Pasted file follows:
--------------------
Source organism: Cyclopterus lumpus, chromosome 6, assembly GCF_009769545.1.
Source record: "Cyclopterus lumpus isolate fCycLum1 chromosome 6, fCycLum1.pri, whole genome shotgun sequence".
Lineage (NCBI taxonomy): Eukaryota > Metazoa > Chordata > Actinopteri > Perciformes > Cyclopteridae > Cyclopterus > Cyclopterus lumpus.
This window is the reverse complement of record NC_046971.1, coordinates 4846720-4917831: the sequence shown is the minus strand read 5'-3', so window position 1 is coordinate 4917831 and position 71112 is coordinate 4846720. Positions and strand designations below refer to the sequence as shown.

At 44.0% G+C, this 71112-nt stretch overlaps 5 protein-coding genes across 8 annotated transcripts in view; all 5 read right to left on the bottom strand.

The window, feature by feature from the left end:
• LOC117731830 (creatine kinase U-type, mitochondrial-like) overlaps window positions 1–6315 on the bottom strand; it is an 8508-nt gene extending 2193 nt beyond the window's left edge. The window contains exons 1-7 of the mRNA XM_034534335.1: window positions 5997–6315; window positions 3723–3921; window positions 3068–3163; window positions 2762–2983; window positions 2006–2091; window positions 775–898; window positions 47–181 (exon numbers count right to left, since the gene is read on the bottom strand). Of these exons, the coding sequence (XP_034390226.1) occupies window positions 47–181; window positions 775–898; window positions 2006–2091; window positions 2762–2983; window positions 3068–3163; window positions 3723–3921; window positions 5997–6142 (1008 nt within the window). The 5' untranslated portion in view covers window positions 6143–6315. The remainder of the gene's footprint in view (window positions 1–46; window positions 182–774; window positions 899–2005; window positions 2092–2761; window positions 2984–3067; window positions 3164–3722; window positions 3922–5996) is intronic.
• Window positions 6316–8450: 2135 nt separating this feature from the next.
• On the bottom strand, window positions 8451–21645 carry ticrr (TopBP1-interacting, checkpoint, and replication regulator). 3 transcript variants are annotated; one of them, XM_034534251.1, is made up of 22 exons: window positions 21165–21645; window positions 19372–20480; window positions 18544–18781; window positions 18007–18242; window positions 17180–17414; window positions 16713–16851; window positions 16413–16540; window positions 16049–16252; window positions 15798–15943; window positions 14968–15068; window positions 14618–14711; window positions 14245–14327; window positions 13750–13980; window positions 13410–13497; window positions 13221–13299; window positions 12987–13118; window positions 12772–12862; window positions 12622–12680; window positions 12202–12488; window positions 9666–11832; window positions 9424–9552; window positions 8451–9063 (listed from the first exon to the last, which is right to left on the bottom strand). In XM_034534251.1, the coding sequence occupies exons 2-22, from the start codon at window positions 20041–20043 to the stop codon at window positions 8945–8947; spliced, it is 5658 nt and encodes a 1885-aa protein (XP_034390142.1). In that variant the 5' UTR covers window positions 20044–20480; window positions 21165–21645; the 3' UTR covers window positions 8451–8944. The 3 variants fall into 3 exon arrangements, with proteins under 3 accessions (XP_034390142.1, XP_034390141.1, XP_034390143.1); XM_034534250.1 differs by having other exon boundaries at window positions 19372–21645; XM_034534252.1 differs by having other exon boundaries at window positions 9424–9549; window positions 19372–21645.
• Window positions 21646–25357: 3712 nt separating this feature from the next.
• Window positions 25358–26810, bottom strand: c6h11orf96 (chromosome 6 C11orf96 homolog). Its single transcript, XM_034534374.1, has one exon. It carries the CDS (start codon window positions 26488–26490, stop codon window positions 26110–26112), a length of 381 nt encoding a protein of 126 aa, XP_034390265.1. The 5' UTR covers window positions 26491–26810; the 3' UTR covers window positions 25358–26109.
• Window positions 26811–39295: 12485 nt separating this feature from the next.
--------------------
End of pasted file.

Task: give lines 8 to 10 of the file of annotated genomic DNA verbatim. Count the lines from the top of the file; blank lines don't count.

• Window positions 6316–8450: 2135 nt separating this feature from the next.
• On the bottom strand, window positions 8451–21645 carry ticrr (TopBP1-interacting, checkpoint, and replication regulator). 3 transcript variants are annotated; one of them, XM_034534251.1, is made up of 22 exons: window positions 21165–21645; window positions 19372–20480; window positions 18544–18781; window positions 18007–18242; window positions 17180–17414; window positions 16713–16851; window positions 16413–16540; window positions 16049–16252; window positions 15798–15943; window positions 14968–15068; window positions 14618–14711; window positions 14245–14327; window positions 13750–13980; window positions 13410–13497; window positions 13221–13299; window positions 12987–13118; window positions 12772–12862; window positions 12622–12680; window positions 12202–12488; window positions 9666–11832; window positions 9424–9552; window positions 8451–9063 (listed from the first exon to the last, which is right to left on the bottom strand). In XM_034534251.1, the coding sequence occupies exons 2-22, from the start codon at window positions 20041–20043 to the stop codon at window positions 8945–8947; spliced, it is 5658 nt and encodes a 1885-aa protein (XP_034390142.1). In that variant the 5' UTR covers window positions 20044–20480; window positions 21165–21645; the 3' UTR covers window positions 8451–8944. The 3 variants fall into 3 exon arrangements, with proteins under 3 accessions (XP_034390142.1, XP_034390141.1, XP_034390143.1); XM_034534250.1 differs by having other exon boundaries at window positions 19372–21645; XM_034534252.1 differs by having other exon boundaries at window positions 9424–9549; window positions 19372–21645.
• Window positions 21646–25357: 3712 nt separating this feature from the next.